The arrival of Prime Minister Narendra Modi led NDA Government in New Delhi in May 2014 has further expanded bonhomie with Japan. Prime Minister Modi and Japanese Prime Minister Shinzo Abe have an excellent chemistry, which is evident from the fact that in last three years there have been intense engagements at the highest political level. Needless to add, Prime Minister Shinzo Abe has pledged to invest $ 35 billion in India by 2019.

The end of the Cold War has witnessed the emergence of many powerful countries, kicking off the debate if the world is on the verge of being transformed from being the unipolar, USA lead world to a multi-polar world led by many power blocks/ countries. While all the Asian powers share the view that efforts must be made to facilitate the emergence of a multi-polar global order, China, unlike Japan, India and other Asian countries, wishes to establish its hegemony in Asia by forcing others to accept its dominance. This is one of reasons for India and Japan to work together to prevent China from realizing its evil designs. The Chinese attitude on South China Sea issue, despite the rejection of its claim by the international tribunal in 2016, is prophetic of foreseeable Chinese irresponsibility. This is also observed in the context of the East China Sea, where it has serious conflict with Japan.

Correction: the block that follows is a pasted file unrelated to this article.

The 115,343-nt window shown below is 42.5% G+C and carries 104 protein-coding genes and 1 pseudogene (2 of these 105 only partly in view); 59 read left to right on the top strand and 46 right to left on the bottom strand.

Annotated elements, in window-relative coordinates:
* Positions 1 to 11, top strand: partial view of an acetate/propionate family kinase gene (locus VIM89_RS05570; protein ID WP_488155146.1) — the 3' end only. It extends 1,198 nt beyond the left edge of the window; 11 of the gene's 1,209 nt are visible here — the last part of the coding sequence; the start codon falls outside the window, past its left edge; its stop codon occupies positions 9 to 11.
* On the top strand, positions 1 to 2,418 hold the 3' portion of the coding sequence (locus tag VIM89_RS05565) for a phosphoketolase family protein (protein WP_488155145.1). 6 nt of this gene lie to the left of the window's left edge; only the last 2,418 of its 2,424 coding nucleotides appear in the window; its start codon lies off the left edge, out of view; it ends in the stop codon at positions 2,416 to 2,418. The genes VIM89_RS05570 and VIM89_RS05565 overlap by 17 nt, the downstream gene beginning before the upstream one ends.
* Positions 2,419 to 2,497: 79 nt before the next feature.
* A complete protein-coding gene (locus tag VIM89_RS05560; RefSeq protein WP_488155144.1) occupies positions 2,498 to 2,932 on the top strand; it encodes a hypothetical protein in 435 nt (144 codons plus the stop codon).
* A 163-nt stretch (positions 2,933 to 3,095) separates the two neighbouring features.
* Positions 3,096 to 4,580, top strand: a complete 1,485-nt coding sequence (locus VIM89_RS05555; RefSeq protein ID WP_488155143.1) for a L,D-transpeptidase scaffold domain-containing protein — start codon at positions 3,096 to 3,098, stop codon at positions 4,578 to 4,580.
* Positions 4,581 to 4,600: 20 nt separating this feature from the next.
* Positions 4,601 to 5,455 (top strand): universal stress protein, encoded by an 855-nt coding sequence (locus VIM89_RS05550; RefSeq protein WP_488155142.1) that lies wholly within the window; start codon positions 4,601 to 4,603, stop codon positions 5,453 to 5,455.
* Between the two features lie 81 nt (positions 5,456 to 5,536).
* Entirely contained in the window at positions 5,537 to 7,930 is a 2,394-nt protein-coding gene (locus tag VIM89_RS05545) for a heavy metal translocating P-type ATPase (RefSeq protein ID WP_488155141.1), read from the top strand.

In recent years, China has suggested that it could use force to take Islands that have been under Japanese rule for decades. In many parts of China including Hong Kong protests against Japan had been organized, demanding the capture of Japan ruled Islands in the East China Sea. Countries like United States and India had also insisted on an amicable resolution of disputes and adherence to international law by all concerned parties. Because of border disputes, India is also apprehensive about Chinese steps therefore it has strengthened its bilateral relationship with Japan in a massive manner. These events vindicate the balance of power theory, in that it is working well in the Asian theater and all parties are inclined to sustain the process due to Chinese intransigence in accommodating the genuine aspirations of other countries.